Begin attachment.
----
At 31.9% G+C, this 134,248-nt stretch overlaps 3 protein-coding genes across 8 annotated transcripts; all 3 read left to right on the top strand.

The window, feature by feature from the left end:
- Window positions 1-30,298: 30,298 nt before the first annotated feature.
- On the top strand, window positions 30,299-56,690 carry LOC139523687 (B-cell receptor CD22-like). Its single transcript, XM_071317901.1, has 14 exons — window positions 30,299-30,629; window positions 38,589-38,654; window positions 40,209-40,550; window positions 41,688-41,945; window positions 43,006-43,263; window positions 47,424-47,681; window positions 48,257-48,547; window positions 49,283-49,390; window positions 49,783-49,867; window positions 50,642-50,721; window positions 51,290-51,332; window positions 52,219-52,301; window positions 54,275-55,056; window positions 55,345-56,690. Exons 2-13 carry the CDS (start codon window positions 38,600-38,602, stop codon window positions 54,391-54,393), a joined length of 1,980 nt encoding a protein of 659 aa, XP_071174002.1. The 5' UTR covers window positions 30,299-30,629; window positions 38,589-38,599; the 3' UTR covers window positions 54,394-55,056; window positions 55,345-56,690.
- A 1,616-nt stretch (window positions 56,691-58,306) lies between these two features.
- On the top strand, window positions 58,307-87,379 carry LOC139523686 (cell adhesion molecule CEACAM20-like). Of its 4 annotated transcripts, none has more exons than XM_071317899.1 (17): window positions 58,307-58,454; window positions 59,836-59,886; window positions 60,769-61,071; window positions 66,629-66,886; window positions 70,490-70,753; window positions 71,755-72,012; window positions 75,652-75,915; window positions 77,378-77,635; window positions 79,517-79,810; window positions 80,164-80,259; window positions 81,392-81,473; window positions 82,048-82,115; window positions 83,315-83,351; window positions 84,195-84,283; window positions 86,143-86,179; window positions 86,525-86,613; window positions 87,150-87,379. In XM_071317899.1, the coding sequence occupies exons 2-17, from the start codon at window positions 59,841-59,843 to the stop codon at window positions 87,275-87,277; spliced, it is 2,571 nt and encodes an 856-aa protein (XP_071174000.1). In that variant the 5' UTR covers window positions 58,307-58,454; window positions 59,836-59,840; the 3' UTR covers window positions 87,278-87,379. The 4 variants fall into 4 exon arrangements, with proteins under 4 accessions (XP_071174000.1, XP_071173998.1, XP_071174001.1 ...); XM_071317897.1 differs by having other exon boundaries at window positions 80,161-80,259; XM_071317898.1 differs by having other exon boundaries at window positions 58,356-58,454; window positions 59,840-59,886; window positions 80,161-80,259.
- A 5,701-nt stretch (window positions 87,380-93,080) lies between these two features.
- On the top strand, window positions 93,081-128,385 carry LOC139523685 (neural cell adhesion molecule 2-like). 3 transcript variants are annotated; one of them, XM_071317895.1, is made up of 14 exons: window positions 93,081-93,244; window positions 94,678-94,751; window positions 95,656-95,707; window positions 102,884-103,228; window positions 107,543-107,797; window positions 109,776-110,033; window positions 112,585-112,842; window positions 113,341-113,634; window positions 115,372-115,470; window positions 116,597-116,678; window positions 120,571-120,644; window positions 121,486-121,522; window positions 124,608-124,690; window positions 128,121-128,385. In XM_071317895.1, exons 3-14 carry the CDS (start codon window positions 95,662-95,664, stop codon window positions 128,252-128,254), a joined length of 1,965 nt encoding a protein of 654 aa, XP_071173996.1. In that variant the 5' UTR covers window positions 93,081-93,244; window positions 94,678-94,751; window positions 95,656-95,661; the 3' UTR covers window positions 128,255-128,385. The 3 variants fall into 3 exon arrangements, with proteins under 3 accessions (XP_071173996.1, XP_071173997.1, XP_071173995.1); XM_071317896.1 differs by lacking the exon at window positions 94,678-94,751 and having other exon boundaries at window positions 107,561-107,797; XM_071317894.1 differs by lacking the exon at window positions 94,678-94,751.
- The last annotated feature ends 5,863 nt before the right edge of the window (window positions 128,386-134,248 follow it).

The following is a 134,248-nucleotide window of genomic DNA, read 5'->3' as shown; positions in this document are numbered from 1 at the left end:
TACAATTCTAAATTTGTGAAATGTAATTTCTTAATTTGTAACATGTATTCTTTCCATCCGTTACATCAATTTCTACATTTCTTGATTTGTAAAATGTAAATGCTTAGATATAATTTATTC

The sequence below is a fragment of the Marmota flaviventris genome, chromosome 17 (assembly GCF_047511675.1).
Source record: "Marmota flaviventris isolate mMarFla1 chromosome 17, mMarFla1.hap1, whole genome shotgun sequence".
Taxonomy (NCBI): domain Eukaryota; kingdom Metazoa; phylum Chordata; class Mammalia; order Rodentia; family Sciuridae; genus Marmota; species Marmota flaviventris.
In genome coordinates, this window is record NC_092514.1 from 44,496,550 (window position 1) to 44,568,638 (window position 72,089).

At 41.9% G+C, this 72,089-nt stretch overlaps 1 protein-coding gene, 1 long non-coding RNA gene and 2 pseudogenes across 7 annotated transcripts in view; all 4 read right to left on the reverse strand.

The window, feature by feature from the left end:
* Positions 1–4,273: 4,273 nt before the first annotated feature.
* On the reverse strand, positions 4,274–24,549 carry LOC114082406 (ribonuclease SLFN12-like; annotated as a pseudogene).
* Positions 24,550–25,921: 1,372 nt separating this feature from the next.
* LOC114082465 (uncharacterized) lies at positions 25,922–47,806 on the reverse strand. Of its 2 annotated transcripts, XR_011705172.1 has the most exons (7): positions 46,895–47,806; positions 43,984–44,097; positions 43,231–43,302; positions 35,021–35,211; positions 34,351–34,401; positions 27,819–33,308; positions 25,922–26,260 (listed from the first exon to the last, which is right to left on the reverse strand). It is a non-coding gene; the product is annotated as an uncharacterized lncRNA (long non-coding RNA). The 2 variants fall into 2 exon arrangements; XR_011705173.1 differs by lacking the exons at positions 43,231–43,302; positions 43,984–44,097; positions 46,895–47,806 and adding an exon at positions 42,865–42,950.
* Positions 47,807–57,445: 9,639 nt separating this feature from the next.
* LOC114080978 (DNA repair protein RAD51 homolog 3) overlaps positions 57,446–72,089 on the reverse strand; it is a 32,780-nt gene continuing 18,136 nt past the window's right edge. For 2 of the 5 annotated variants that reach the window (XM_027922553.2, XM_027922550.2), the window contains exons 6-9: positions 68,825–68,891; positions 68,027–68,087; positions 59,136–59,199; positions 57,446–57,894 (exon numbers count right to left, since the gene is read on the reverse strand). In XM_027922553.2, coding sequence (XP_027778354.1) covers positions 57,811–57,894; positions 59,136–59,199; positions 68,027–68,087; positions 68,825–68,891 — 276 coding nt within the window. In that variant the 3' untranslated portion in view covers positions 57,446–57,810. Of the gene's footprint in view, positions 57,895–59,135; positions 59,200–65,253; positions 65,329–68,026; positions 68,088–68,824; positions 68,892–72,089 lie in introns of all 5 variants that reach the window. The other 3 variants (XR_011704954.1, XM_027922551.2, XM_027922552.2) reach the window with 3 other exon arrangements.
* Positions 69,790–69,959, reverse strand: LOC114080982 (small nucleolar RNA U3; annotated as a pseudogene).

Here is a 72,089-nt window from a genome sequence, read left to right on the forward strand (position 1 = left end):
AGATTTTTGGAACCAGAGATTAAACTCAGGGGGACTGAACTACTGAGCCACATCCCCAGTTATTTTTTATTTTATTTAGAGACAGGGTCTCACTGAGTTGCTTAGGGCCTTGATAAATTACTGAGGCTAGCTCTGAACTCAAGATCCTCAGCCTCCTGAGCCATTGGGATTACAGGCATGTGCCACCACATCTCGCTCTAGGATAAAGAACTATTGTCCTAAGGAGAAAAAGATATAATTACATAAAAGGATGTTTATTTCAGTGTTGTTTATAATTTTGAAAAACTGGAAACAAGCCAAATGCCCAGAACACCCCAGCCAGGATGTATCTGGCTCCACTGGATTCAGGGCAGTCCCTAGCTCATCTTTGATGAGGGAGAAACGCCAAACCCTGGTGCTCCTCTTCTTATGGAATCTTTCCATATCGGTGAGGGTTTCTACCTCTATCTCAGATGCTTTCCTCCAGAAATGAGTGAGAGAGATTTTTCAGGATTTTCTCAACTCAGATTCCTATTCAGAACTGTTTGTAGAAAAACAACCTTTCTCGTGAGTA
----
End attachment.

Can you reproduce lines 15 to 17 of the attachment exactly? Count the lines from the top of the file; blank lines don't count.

In genome coordinates, this window is record NC_092514.1 from 44,496,550 (window position 1) to 44,568,638 (window position 72,089).

At 41.9% G+C, this 72,089-nt stretch overlaps 1 protein-coding gene, 1 long non-coding RNA gene and 2 pseudogenes across 7 annotated transcripts in view; all 4 read right to left on the reverse strand.

The window, feature by feature from the left end: